Hillary Clinton is swinging through Puerto Rico today, Friday Sept. 4.
Though there is nothing unusual about pandering for votes, there are some unique factors on the island this year:
CRISIS IN PUERTO RICO
The island needs immediate Chapter 9 bankruptcy relief in order to re-structure its $73 billion public debt. All of the major Democratic presidential candidates – not just Hillary – have voiced their support for this.
None of them, including Hillary, have done anything about it.
THE FLORIDA VOTE
Puerto Ricans are fleeing the island in record numbers, and nearly one million of them now live in Florida – a key battleground state, as proven in the 2000 presidential elections.
The Puerto Rican vote, in Florida alone, could be decisive in the 2016 election.
Hillary recently hired Matt Barreto and Gary Segura, the founders of Latino Decisions, to conduct polling and Latino outreach. The reason for this is simple: Latinos are the largest minority group in the US.
If Hillary can lock up the Latino and African-American vote, she wins the election.
THE BERNIE FACTOR
Sen. Bernie Sanders has drawn within 7 percentage points of Hillary, and is currently leading her in the latest New Hampshire polls.
With Sanders drawing large crowds – often over 20,000 – to his campaign appearances, Hillary needs to engineer some early symbolic “wins” with the Latino community.
A MUTUALLY CONVENIENT ENDORSEMENT
Melissa Mark-Viverito, the Speaker of the New York City Council, endorsed Hillary on Wednesday, Sept. 2.
Two days later, on Sept. 4, Hillary is campaigning in Puerto Rico.
The following week, Viverito and Gov. Andrew Cuomo are also scheduled to tour the island – to “help resolve” the debt crisis, but actually to campaign for Hillary.
The timing of Viverito’s endorsement, and the choreographed visits to Puerto Rico, are intended to generate “the big mo,” a sense of Latino momentum for Hillary – before Bernie Sanders can connect with the Latino electorate. It also provides Hillary with a recurring mantra during her Puerto Rico campaign swing:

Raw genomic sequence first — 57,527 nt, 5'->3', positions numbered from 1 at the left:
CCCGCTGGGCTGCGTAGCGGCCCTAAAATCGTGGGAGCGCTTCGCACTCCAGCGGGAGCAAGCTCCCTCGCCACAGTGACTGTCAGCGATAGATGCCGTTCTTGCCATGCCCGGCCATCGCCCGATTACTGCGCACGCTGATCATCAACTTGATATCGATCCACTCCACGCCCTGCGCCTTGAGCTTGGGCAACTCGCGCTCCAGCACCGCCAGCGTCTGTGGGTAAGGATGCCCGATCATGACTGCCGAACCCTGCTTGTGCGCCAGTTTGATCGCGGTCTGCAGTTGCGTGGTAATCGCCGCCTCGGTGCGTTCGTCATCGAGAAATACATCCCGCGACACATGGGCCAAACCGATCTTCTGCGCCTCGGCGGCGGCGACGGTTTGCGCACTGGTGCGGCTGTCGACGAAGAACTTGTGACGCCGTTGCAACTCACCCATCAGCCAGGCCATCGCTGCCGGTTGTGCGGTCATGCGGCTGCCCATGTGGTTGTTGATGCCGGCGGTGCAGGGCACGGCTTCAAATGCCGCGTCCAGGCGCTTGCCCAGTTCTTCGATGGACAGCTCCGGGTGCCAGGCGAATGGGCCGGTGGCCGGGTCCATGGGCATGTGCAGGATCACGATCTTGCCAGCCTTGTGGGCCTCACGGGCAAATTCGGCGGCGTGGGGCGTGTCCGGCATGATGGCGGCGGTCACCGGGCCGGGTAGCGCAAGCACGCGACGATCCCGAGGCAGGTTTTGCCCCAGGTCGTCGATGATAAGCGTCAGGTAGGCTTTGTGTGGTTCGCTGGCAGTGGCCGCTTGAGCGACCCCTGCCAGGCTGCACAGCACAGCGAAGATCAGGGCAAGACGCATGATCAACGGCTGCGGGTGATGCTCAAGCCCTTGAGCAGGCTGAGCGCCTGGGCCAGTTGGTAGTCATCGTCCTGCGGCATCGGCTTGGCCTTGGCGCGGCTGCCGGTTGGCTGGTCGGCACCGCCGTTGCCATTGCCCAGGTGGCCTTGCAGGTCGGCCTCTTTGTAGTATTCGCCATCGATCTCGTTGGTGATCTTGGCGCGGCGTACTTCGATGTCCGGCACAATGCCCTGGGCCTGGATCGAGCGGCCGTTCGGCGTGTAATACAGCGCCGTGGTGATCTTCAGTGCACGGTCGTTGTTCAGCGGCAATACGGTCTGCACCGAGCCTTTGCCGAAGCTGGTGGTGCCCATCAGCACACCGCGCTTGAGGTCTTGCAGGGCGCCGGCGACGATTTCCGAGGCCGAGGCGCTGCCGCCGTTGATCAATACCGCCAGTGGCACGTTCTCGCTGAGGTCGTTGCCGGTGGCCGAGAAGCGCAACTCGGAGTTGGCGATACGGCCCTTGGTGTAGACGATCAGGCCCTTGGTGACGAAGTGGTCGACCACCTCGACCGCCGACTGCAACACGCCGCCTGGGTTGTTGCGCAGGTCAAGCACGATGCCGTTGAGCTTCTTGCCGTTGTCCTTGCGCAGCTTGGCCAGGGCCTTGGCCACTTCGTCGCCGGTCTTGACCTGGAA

“I was just endorsed by City Council Speaker Viverito.”
Since Viverito is term-limited, and looking for a job in 2017, this works neatly for both of them.
POLITICS OVER POLICY
There is nothing unethical about endorsements and mutual back-scratching. That is the nature of politics. But there is a level of urgency in Puerto Rico, that exceeds the boundaries of “smart politics.”
The island needs debt re-structuring now in September 2015 – not a “promise” or a “pathway” that might happen two years from now, in 2017.
Additionally, since all the major Democratic candidates have espoused the same generic “support” for Chapter 9 relief, there was no basis for the Viverito endorsement – other than the personal advantages it offered to Viverito and Hillary Clinton.
If Hillary is serious about helping Puerto Rico, she should use her political influence to create debt relief now, not a vague promise of it two years from now.
A GROWING RUMOR
There is a growing rumor that the Democratic Party, and Hillary in particular, are trying to stuff Florida with angry Puerto Rican voters, who will vote “Democrat” in 2016.
In this cynical scenario, Hillary benefits from allowing conditions to worsen on the island – by not pushing for Chapter 9 debt relief, until after the November 2016 election.
If that is the case, then Melissa Mark-Viverito would be looking for a federal cabinet appointment, at the expense of everyone in Puerto Rico. Politics doesn’t get more sordid and selfish than that.
ONE MILLION PUERTO RICANS, AND ONE PRIMARY
The 1 million Puerto Ricans in Florida have a great deal of power – but only if they use it.
Here is how:
If Hillary gets Chapter 9 bankruptcy protection for Puerto Rico before the March 2016 primary, then Puerto Ricans should vote for Hillary.
If she doesn’t, they should vote for Bernie Sanders.
It’s that simple.
That is how you turn your vote into power.
Otherwise you lose it.